I didn’t bother to look up the factory time for a Toyota GT86. Maybe there isn’t one – lap timers probably don’t count that high. But honestly, it wouldn’t matter anyway – we’re not going for outright speed here. As a retired racer once told me, there’s no sense in trying to be fastest at a track day – there’s always somebody faster. The best approach is to try to improve a little bit every time I go out, and while I’m at it, glean some driving impressions and try not to die. Obviously, the not-dying part worked out surprisingly well, despite the best attempts of ze Germans. In terms of driving impressions, I walked away from the FRSGT86 feeling enthused, as well as slightly melancholic.
I had a BRZ press car for a week earlier this year and absolutely loved it. On the street, it felt truly keyed in – every control reacting to your input intuitively, instantly. I had the chance to autocross it as well, and despite the laughably bad OEM tires, I still posted close to the fastest time of the day – at a Corvette club event, mind you. The Hoosier-shod-Z06 drivers were none too amused. From the rental counter in Dusseldorf to the village of Nurburg, a route which takes you over a mix of autobahn and hilly country roads for the better part of two hours, the impression behind the wheel of the GT86 was much the same. As it should, considering it’s a carbon copy of the BRZ. Nice steering, easily-modulated brakes, crisp throttle response, precise shifter. By now, I’m looking forward to a few laps.
The track is packed on this late summer Friday afternoon. DTM is at the Grand Prix track this weekend, so the whole village is busting at the seams. Coupled with the region’s waning annual warm season, now every keen driver within a day’s drive has come out to enjoy a few laps, or watch others doing the same. Having secured four laps on a Ring card, the only thing standing between us and destiny is a thin automated gate arm. Card swiped, gate arm up, we’re off. Flooring it down the main straight under the bridge toward Tiergarten, I’m reminded of the unavoidable truth that I hadn’t been confronted with on the street: the Toyobaru twins are slow. Pissy slow if you’re on a racetrack. I’m getting passed by everything from warm hatches to 5-series estates, which I’ll assume were not diesel just for the sake of my GT86’s pride. But by the first series of real corners near Haffenbach, I’ve already put that out of my mind. I’m instead focusing on keeping the Toyota’s slithery tail in line, since any unexpected drift antics can put me either into one of the perilously close Armco barriers, or worse, into another driver or rider. I decide to keep the ESP on, but in the looser-reined Sport mode, hoping it’ll prevent any major slides without simultaneously overcooking the brakes.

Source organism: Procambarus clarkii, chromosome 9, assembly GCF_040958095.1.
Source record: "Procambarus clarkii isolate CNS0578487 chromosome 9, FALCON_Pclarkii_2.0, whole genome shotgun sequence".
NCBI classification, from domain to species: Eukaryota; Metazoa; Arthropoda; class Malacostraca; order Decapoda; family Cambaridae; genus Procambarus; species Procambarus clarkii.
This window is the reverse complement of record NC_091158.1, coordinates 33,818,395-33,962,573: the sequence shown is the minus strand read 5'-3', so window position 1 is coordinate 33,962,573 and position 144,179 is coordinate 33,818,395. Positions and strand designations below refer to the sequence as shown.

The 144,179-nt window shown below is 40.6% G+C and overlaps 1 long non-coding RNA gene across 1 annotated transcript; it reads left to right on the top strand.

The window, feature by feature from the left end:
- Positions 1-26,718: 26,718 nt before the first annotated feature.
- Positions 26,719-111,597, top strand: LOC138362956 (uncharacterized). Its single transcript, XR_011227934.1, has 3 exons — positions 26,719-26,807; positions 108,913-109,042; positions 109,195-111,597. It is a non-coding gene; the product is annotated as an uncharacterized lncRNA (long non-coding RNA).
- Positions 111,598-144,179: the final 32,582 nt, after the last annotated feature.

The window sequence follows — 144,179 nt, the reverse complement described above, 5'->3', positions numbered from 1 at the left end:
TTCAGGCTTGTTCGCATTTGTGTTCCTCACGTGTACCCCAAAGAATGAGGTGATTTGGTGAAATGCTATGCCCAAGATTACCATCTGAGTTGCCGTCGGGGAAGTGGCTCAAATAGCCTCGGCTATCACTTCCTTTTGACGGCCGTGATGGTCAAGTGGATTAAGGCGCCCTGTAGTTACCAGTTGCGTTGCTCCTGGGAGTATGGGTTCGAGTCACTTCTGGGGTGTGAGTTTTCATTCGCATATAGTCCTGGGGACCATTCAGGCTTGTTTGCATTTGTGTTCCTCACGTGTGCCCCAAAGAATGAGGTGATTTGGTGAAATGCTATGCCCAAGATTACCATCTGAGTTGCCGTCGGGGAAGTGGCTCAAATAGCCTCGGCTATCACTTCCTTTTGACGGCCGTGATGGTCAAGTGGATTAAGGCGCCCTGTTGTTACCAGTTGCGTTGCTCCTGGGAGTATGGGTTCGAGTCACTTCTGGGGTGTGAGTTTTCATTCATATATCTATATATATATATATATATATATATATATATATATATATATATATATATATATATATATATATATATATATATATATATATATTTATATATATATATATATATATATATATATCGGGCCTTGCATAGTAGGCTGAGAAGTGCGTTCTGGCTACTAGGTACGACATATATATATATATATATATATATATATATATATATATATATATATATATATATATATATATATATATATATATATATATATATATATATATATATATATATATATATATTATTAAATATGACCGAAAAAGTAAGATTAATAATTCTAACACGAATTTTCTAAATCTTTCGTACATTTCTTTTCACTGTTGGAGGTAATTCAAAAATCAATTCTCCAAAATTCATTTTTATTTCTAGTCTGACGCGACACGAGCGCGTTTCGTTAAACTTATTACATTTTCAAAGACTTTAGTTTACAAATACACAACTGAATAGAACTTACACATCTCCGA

It overcooks the brakes. By about the four-minute mark on track, an area of raucous downhill bends, the brakes are starting to stink and the tires are ready to give up the ghost.
You already knew this, but if you’re planning on tracking a FRS/BRZ, upgraded tires and brakes aren’t recommended, they’re required. Unfortunately, I had no such options for this excursion. Better nurse it through the next uphill section and stay right – way right – on track. At least it’s a good way to take in the scenery, which is, it must be said, pretty spectacular. After a short breather from any heavy braking zones, the GT86 has regained some of its composure and I decide to press it a little harder. The next section is my favorite, a snaking portion between Karussell I and Dottinger Hohe, the last miles of bends before you’re spat back out onto the main straight to count your blessings and give your car a healthy pat on the dash. Through this section, the GT86 is on point – it lets you trim your line with the slightest whiff of throttle lift, and if you misjudge the corner exit a bit, it eats up the curbs in stride. Still, more power and more grip would go a long way toward furthering the enjoyment.
Perhaps the GT86’s only fault is the sheer accessibility of its limits. That might not sound like a bad thing, and on the street, it probably isn’t. But for someone that intends to really get the most out of the thing by taking it to track days and using it to hone their own driving craft, the Toyobaru twins come off as being a bit one-dimensional. In order to really use the car safely, you’ve got to fit better, stickier rubber – and by the time you do that, the stock car’s lovely adjustability all but goes out the window. Then, instead of sliding around, balancing on the edge of grip and feeding every nuance back to the driver, it’ll just grip and go. Unfortunately, it doesn’t have enough nearly enough go to match the grip.
They’re a bit of a double-edged Hanzo then, these cars. On the street, they tempt you with tail-happiness and sensory feedback, begging to be unleashed on a track – and when you finally have one on a track, you’ll wish you had left it on the street. I’m sure the vast majority of FRS/BRZ/GT86 owners will be perfectly happy enjoying their cars’ nuances within the confines of public roads, and in that setting, I truly enjoyed what the car had to offer. But for those looking to stretch their vehicles a bit further, to use it as a tool to access greater performance and develop their own skill at the same time, there are better options out there for the money – both in the used market, and new. I’d suggest checking out Jack’s R&T piece last month for precisely the two I would prefer.